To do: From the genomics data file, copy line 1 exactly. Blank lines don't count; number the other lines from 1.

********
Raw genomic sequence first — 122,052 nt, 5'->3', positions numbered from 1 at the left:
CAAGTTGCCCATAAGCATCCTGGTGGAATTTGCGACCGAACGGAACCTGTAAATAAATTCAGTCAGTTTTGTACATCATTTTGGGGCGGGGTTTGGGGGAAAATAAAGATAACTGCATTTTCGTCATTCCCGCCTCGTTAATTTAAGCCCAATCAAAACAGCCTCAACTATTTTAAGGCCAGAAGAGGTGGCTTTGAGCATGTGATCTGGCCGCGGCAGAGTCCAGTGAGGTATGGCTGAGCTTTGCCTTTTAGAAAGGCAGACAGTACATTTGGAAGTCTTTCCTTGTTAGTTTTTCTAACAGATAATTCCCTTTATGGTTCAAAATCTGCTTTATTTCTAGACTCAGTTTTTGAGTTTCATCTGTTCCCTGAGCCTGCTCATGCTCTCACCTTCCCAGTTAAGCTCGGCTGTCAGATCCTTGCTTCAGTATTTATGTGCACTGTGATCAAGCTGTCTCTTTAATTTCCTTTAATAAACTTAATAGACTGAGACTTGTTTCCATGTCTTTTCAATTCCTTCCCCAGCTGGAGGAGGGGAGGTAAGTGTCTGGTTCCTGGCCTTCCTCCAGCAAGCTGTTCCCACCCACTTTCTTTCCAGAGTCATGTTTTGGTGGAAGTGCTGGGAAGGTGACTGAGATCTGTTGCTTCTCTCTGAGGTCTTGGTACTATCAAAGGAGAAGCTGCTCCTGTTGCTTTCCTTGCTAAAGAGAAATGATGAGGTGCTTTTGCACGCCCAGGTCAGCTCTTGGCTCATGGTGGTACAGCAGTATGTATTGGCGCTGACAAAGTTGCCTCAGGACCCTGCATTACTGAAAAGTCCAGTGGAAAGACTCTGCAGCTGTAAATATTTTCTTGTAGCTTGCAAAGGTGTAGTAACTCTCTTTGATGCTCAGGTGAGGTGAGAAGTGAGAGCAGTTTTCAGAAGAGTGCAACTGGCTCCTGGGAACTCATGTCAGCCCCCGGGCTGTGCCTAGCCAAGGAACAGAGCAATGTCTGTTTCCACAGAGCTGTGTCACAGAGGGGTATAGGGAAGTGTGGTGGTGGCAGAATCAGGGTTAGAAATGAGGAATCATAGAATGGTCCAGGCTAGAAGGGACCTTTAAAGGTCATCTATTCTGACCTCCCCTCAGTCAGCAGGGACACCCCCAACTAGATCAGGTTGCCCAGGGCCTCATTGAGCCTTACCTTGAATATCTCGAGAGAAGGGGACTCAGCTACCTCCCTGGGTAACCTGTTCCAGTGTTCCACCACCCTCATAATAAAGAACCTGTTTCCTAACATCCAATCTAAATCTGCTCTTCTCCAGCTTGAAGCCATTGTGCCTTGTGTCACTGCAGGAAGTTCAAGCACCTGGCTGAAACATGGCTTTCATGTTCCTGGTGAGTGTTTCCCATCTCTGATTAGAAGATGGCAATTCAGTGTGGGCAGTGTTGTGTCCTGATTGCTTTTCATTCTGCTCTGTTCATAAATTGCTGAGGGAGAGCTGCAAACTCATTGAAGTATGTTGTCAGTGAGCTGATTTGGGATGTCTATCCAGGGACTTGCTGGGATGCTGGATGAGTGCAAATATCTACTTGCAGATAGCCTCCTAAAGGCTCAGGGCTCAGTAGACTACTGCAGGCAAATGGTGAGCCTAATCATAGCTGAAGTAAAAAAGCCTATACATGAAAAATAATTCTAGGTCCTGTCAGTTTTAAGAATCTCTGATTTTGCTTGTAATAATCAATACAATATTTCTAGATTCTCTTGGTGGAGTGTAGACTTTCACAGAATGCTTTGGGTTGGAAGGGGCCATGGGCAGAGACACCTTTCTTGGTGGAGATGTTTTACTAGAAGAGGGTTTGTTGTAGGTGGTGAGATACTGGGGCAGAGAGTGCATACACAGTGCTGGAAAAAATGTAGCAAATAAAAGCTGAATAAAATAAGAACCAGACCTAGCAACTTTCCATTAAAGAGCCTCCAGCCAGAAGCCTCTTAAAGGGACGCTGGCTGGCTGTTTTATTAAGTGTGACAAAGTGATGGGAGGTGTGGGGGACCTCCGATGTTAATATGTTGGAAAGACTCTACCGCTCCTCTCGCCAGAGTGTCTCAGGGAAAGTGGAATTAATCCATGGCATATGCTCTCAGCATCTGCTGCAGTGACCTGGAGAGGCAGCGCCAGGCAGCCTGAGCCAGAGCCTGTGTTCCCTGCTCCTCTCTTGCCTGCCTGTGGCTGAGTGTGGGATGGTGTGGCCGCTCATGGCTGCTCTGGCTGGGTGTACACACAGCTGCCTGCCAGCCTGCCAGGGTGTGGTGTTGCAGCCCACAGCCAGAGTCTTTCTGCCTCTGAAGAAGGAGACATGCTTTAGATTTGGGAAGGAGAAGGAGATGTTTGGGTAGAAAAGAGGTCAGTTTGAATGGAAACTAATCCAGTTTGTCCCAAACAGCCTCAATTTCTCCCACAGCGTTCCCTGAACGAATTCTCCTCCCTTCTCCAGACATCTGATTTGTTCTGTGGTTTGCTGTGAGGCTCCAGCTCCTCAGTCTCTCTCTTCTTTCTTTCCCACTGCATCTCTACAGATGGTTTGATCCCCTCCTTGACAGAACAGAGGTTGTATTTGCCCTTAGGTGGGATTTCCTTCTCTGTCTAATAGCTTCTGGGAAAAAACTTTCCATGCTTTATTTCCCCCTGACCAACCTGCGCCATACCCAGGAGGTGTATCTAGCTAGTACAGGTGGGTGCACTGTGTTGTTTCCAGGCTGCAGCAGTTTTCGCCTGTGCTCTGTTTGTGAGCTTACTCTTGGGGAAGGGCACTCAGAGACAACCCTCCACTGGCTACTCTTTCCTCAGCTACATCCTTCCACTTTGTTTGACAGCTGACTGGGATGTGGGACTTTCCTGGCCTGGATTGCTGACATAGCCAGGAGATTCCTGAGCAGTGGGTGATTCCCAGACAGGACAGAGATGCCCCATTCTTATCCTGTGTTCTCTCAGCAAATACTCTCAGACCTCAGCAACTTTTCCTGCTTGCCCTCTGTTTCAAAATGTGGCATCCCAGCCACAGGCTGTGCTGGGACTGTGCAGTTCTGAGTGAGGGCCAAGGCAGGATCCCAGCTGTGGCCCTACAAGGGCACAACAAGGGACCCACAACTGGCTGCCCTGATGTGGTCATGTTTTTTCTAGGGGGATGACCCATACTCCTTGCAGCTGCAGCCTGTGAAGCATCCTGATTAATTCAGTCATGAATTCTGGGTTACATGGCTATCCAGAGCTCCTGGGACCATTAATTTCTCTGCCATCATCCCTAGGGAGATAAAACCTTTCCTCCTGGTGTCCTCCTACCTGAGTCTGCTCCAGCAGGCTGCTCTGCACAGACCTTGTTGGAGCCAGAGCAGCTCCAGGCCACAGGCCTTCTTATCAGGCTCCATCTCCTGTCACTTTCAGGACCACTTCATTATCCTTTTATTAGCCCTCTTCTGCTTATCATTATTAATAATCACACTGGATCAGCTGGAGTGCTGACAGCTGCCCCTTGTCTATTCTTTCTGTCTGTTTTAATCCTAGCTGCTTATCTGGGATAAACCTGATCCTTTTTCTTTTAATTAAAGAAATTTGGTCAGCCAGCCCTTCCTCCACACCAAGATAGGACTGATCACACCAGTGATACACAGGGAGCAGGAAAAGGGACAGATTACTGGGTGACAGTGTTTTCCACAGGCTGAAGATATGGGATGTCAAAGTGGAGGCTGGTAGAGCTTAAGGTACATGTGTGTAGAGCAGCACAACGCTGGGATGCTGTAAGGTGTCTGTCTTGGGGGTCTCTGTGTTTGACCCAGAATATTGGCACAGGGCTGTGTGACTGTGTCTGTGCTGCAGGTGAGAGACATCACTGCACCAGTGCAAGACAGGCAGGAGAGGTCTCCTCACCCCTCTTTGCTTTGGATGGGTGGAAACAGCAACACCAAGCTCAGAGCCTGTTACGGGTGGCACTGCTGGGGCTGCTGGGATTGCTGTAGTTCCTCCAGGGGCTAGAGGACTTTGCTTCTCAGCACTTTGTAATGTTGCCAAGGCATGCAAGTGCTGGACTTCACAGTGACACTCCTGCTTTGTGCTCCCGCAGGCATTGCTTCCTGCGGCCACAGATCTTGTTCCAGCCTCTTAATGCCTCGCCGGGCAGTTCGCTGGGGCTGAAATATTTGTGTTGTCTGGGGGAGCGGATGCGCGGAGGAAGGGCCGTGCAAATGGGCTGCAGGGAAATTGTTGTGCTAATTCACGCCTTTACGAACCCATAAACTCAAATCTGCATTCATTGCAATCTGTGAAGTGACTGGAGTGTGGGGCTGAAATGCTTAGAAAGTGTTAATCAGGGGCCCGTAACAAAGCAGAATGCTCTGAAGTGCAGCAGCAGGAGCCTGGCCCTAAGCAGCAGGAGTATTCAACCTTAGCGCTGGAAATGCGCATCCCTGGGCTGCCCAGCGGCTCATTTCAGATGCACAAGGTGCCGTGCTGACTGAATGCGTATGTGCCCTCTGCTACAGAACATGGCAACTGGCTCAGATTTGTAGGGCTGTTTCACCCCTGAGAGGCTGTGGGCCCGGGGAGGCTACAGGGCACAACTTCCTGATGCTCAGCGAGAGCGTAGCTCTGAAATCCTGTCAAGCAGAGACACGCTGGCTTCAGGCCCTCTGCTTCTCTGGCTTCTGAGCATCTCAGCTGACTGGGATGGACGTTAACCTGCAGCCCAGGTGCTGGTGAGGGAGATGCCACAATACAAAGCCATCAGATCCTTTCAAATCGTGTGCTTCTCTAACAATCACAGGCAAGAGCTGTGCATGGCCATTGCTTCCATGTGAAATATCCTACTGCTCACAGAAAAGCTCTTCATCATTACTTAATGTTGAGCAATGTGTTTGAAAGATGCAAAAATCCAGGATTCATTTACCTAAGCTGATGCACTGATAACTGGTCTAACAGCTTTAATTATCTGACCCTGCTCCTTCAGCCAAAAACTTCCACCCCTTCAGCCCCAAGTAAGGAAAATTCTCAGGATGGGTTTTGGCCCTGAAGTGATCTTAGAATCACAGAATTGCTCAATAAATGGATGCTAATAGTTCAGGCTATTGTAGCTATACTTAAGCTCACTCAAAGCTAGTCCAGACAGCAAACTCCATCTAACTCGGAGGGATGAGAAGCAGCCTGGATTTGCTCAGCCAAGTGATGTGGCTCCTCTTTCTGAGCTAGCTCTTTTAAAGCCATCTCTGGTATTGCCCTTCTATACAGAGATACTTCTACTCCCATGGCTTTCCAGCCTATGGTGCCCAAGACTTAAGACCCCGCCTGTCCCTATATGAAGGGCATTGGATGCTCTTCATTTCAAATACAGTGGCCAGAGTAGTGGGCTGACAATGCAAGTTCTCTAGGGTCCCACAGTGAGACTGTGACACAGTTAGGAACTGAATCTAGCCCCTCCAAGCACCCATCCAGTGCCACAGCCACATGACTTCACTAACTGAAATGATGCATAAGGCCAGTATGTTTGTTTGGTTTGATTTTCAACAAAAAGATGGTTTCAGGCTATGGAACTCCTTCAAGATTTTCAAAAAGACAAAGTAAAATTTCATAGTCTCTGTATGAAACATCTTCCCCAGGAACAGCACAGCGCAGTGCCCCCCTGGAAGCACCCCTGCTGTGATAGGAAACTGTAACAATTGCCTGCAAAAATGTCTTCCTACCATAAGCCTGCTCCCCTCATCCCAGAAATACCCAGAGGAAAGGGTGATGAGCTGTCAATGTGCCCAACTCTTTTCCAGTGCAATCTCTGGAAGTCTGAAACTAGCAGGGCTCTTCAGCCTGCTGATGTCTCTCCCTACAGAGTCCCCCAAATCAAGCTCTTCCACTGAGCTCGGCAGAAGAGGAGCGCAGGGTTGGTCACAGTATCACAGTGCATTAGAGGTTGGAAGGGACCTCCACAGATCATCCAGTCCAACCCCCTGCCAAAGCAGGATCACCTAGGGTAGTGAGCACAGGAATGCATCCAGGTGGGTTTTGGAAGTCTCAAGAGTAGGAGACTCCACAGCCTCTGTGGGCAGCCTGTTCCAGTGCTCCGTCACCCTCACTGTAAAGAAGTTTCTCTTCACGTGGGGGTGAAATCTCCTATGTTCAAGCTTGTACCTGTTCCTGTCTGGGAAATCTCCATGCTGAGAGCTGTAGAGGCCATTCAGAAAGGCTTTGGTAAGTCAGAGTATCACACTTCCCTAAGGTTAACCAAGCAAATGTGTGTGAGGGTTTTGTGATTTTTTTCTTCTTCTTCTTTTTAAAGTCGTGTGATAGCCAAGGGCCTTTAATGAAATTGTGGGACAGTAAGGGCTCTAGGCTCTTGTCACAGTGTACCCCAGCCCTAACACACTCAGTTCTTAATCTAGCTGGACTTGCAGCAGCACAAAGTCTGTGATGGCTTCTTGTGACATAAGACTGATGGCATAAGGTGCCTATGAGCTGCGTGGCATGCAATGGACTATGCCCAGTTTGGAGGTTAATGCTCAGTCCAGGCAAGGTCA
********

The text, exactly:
Raw genomic sequence first — 122,052 nt, 5'->3', positions numbered from 1 at the left: